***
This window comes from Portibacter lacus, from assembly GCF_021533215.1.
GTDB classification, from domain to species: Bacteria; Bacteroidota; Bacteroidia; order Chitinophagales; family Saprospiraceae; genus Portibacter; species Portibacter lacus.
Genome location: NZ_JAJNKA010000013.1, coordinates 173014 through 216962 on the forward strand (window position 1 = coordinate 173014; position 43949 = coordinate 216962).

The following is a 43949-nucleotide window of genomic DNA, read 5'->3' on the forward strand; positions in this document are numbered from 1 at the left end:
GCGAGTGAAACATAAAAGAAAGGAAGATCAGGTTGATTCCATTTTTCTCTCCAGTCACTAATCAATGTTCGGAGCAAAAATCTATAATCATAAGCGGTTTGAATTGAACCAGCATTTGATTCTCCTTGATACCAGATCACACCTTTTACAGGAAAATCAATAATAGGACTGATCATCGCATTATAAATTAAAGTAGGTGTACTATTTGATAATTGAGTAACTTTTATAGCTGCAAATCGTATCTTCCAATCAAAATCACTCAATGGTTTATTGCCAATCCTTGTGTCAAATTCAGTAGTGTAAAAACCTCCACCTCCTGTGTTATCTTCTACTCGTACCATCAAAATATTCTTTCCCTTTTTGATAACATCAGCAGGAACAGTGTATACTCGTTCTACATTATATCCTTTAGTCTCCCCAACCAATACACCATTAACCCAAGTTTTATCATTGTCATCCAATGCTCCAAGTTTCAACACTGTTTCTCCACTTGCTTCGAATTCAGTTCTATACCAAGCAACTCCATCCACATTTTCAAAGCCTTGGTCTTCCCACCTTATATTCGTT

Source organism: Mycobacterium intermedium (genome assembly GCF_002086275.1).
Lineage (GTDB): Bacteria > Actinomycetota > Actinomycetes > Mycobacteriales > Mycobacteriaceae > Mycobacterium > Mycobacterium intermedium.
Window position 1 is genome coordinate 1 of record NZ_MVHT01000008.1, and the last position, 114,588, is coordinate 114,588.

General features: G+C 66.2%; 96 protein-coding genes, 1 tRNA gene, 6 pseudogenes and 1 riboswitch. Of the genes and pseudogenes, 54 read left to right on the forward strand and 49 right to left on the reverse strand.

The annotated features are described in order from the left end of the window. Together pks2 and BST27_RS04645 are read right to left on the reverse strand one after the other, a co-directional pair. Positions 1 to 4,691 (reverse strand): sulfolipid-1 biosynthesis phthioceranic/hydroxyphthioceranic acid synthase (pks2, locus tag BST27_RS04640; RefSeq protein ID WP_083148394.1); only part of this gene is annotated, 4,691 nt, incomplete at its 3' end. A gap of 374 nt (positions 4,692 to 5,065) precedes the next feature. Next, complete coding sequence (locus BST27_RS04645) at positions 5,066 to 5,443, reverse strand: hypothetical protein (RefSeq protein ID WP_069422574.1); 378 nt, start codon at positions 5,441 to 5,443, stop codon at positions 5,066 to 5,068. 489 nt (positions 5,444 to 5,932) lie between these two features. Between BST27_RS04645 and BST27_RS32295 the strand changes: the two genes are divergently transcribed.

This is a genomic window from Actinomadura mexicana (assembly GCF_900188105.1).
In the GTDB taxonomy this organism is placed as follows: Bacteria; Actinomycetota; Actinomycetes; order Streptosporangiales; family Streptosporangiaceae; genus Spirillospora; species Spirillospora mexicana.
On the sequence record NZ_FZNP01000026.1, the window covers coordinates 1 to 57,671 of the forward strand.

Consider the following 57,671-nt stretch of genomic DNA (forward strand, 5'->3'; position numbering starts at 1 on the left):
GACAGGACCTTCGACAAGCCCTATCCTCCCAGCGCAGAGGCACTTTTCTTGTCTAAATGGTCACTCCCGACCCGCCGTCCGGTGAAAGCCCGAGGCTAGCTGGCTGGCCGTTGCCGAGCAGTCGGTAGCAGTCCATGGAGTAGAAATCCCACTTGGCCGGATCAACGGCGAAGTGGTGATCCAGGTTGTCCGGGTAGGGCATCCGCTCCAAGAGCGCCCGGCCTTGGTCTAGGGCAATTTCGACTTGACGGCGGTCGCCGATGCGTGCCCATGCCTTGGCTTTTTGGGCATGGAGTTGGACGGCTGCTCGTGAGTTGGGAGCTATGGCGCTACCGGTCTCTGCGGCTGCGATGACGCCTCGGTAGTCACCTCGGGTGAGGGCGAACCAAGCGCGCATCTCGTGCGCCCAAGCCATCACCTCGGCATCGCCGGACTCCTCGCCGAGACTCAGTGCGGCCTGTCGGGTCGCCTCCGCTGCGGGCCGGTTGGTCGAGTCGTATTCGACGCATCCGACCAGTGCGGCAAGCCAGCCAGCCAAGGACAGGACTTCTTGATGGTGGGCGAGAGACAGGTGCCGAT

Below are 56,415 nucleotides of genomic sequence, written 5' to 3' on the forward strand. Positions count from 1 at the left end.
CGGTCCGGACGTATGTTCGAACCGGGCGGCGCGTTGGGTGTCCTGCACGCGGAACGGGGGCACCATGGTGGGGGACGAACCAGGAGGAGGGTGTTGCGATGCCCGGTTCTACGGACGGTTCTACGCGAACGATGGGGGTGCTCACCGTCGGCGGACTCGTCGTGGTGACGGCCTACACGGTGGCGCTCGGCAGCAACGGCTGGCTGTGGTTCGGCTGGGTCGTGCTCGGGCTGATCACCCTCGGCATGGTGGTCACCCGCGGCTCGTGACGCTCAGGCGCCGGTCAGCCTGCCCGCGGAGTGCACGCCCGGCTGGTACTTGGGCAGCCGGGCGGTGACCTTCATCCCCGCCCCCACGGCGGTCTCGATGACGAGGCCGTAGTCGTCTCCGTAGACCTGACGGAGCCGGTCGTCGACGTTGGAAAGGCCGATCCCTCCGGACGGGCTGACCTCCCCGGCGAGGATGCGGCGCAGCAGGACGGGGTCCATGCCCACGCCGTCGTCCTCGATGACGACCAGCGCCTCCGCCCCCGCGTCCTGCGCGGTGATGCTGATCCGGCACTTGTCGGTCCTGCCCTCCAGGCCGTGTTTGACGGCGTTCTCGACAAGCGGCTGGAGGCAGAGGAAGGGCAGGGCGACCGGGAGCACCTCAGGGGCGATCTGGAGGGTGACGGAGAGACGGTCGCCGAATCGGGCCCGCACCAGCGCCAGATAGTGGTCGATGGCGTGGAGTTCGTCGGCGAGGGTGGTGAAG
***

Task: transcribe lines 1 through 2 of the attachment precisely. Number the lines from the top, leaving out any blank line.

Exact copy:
This window comes from Portibacter lacus, from assembly GCF_021533215.1.
GTDB classification, from domain to species: Bacteria; Bacteroidota; Bacteroidia; order Chitinophagales; family Saprospiraceae; genus Portibacter; species Portibacter lacus.